These injured aspects have a long history of feeling unsafe in the presence of the too often accusatory and judgmental conscious mind. As a result, they will often cloak themselves in guarded energy, which can have a menacing impression. This is not the true aspect, but a self-protective mask.

Like any vulnerable creature attempting to seem stronger than it feels, this protective presentation may take the form of something frightening. Practitioners refer to this as “entity” presence, which denotes fear-based energy that isn’t yours but is being used by the wounded inner aspect like armor.

This same goal can be achieved by the inner aspect through opposite means, by presenting an overly “goody-two-shoes” image (“See? I’m perfectly fine. Not hurt at all.”)

site credit: http://vi.sualize.us/holidays_black_and_white_emotion_child_mask_picture_ekC2.html

So it is necessary to gently test and question the initial appearance of the invited aspect by asking if it is an entity. In your sacred space the aspect can not lie. Even if it says “No” with its mouth, it’s shape may shift or the eyes may flicker, telling a different story and betraying its true nature.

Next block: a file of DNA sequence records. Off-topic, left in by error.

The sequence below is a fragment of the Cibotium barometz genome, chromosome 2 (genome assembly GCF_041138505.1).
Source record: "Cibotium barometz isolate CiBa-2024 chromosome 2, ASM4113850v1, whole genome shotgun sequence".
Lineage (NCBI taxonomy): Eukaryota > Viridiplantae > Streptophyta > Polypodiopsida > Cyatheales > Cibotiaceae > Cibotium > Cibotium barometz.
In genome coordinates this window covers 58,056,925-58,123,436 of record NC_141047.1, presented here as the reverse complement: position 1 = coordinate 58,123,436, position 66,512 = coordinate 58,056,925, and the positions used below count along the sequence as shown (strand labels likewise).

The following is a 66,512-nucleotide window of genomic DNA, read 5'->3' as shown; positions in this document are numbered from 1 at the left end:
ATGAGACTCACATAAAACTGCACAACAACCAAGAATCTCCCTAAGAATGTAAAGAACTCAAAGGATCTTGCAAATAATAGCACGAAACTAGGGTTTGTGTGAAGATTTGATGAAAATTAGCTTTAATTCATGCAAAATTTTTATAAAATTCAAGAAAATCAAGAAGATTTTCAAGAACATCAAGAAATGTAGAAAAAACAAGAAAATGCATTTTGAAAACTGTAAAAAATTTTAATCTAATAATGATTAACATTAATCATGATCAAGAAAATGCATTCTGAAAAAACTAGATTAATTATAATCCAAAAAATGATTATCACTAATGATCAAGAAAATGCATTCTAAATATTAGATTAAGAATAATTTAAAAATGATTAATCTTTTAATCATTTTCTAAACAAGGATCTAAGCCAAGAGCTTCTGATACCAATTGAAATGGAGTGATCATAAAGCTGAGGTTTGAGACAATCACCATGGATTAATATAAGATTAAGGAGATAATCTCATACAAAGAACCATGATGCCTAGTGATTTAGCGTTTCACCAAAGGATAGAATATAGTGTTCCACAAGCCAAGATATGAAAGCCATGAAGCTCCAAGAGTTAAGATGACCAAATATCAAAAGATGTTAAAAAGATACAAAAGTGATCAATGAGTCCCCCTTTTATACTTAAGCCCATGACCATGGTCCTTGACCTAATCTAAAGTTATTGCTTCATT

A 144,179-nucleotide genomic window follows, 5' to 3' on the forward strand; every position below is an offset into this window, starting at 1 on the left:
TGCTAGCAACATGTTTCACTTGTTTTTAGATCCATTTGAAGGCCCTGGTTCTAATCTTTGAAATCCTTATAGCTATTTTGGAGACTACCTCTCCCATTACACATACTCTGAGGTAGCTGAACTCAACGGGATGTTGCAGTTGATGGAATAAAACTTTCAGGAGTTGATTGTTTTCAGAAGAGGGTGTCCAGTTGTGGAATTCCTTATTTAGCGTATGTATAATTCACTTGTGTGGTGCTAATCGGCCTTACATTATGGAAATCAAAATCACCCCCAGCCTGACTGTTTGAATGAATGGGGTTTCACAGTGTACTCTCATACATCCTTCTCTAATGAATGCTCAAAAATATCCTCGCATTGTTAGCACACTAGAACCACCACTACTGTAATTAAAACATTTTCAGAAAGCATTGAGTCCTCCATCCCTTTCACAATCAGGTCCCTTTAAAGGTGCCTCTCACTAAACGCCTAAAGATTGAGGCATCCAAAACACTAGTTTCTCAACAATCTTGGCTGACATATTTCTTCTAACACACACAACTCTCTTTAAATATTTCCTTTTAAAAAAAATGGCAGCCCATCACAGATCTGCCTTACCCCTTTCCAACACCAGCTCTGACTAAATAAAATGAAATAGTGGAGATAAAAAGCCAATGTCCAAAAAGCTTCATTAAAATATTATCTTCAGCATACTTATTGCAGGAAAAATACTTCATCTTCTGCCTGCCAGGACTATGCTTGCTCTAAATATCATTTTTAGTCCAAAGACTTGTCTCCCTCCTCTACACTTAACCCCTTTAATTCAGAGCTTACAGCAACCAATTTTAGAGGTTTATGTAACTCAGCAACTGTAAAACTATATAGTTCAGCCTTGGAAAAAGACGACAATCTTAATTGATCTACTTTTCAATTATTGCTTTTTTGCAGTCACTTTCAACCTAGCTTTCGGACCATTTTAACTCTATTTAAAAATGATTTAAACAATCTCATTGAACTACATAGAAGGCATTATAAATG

It should be noted that simply because an image is disturbing does not automatically make it false “entity” energy. It can just as easily be the symbolic representation of the feeling-state of the soul part—it may feel, and thus present as, bruised, starved, beaten-up or neglected.

site credit: www.trendhunter.com/trends/alex-stoddard

Keep probing its authenticity gently until you feel it has lain down its defenses and actually offered its true, vulnerable self at which point reach out and initiate a compassionate dialogue. A good place to start is by asking how you can help.